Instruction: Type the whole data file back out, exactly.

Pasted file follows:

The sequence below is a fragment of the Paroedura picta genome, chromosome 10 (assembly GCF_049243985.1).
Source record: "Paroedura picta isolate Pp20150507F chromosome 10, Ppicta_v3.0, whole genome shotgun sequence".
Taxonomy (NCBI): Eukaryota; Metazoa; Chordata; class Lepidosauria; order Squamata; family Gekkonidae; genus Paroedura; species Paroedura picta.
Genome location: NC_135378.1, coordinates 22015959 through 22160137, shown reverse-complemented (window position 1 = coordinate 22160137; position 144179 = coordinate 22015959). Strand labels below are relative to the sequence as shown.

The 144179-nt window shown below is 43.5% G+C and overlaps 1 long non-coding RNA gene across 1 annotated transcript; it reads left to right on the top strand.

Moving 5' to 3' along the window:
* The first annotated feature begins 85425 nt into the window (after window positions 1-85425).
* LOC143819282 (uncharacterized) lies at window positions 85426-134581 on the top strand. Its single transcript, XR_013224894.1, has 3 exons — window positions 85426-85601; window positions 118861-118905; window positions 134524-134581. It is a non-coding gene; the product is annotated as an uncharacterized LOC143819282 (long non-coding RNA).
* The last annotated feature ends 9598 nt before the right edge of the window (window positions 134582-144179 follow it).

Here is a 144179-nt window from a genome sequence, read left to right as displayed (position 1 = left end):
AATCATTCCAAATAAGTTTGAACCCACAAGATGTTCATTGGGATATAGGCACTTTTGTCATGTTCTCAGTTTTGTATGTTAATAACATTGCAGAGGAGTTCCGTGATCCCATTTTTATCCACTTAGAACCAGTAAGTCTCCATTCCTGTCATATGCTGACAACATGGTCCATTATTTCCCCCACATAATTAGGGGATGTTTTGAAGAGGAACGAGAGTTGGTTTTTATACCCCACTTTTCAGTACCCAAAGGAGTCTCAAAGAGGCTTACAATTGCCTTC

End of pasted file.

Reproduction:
The sequence below is a fragment of the Paroedura picta genome, chromosome 10 (assembly GCF_049243985.1).
Source record: "Paroedura picta isolate Pp20150507F chromosome 10, Ppicta_v3.0, whole genome shotgun sequence".
Taxonomy (NCBI): Eukaryota; Metazoa; Chordata; class Lepidosauria; order Squamata; family Gekkonidae; genus Paroedura; species Paroedura picta.
Genome location: NC_135378.1, coordinates 22015959 through 22160137, shown reverse-complemented (window position 1 = coordinate 22160137; position 144179 = coordinate 22015959). Strand labels below are relative to the sequence as shown.

The 144179-nt window shown below is 43.5% G+C and overlaps 1 long non-coding RNA gene across 1 annotated transcript; it reads left to right on the top strand.

Moving 5' to 3' along the window:
* The first annotated feature begins 85425 nt into the window (after window positions 1-85425).
* LOC143819282 (uncharacterized) lies at window positions 85426-134581 on the top strand. Its single transcript, XR_013224894.1, has 3 exons — window positions 85426-85601; window positions 118861-118905; window positions 134524-134581. It is a non-coding gene; the product is annotated as an uncharacterized LOC143819282 (long non-coding RNA).
* The last annotated feature ends 9598 nt before the right edge of the window (window positions 134582-144179 follow it).

Here is a 144179-nt window from a genome sequence, read left to right as displayed (position 1 = left end):
AATCATTCCAAATAAGTTTGAACCCACAAGATGTTCATTGGGATATAGGCACTTTTGTCATGTTCTCAGTTTTGTATGTTAATAACATTGCAGAGGAGTTCCGTGATCCCATTTTTATCCACTTAGAACCAGTAAGTCTCCATTCCTGTCATATGCTGACAACATGGTCCATTATTTCCCCCACATAATTAGGGGATGTTTTGAAGAGGAACGAGAGTTGGTTTTTATACCCCACTTTTCAGTACCCAAAGGAGTCTCAAAGAGGCTTACAATTGCCTTC